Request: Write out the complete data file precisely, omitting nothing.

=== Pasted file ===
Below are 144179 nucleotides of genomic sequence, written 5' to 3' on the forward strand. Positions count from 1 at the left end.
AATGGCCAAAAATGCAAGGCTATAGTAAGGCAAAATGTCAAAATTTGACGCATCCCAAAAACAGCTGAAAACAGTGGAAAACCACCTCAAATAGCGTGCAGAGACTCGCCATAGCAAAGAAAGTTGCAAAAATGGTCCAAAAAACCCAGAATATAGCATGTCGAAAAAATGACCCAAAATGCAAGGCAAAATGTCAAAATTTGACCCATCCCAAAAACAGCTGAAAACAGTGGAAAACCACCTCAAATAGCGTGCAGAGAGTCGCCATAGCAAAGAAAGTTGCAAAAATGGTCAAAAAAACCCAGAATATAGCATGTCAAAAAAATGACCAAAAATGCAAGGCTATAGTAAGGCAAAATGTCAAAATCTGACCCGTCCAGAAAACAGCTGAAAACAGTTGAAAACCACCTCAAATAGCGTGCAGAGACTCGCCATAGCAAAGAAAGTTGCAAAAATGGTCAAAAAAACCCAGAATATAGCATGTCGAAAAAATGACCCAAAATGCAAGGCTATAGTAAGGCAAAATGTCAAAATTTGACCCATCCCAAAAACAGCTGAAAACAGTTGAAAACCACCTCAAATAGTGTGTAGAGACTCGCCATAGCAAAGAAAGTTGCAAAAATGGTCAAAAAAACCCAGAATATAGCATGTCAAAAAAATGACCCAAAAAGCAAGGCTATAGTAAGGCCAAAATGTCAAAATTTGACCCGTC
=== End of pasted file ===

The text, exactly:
Below are 144179 nucleotides of genomic sequence, written 5' to 3' on the forward strand. Positions count from 1 at the left end.
AATGGCCAAAAATGCAAGGCTATAGTAAGGCAAAATGTCAAAATTTGACGCATCCCAAAAACAGCTGAAAACAGTGGAAAACCACCTCAAATAGCGTGCAGAGACTCGCCATAGCAAAGAAAGTTGCAAAAATGGTCCAAAAAACCCAGAATATAGCATGTCGAAAAAATGACCCAAAATGCAAGGCAAAATGTCAAAATTTGACCCATCCCAAAAACAGCTGAAAACAGTGGAAAACCACCTCAAATAGCGTGCAGAGAGTCGCCATAGCAAAGAAAGTTGCAAAAATGGTCAAAAAAACCCAGAATATAGCATGTCAAAAAAATGACCAAAAATGCAAGGCTATAGTAAGGCAAAATGTCAAAATCTGACCCGTCCAGAAAACAGCTGAAAACAGTTGAAAACCACCTCAAATAGCGTGCAGAGACTCGCCATAGCAAAGAAAGTTGCAAAAATGGTCAAAAAAACCCAGAATATAGCATGTCGAAAAAATGACCCAAAATGCAAGGCTATAGTAAGGCAAAATGTCAAAATTTGACCCATCCCAAAAACAGCTGAAAACAGTTGAAAACCACCTCAAATAGTGTGTAGAGACTCGCCATAGCAAAGAAAGTTGCAAAAATGGTCAAAAAAACCCAGAATATAGCATGTCAAAAAAATGACCCAAAAAGCAAGGCTATAGTAAGGCCAAAATGTCAAAATTTGACCCGTC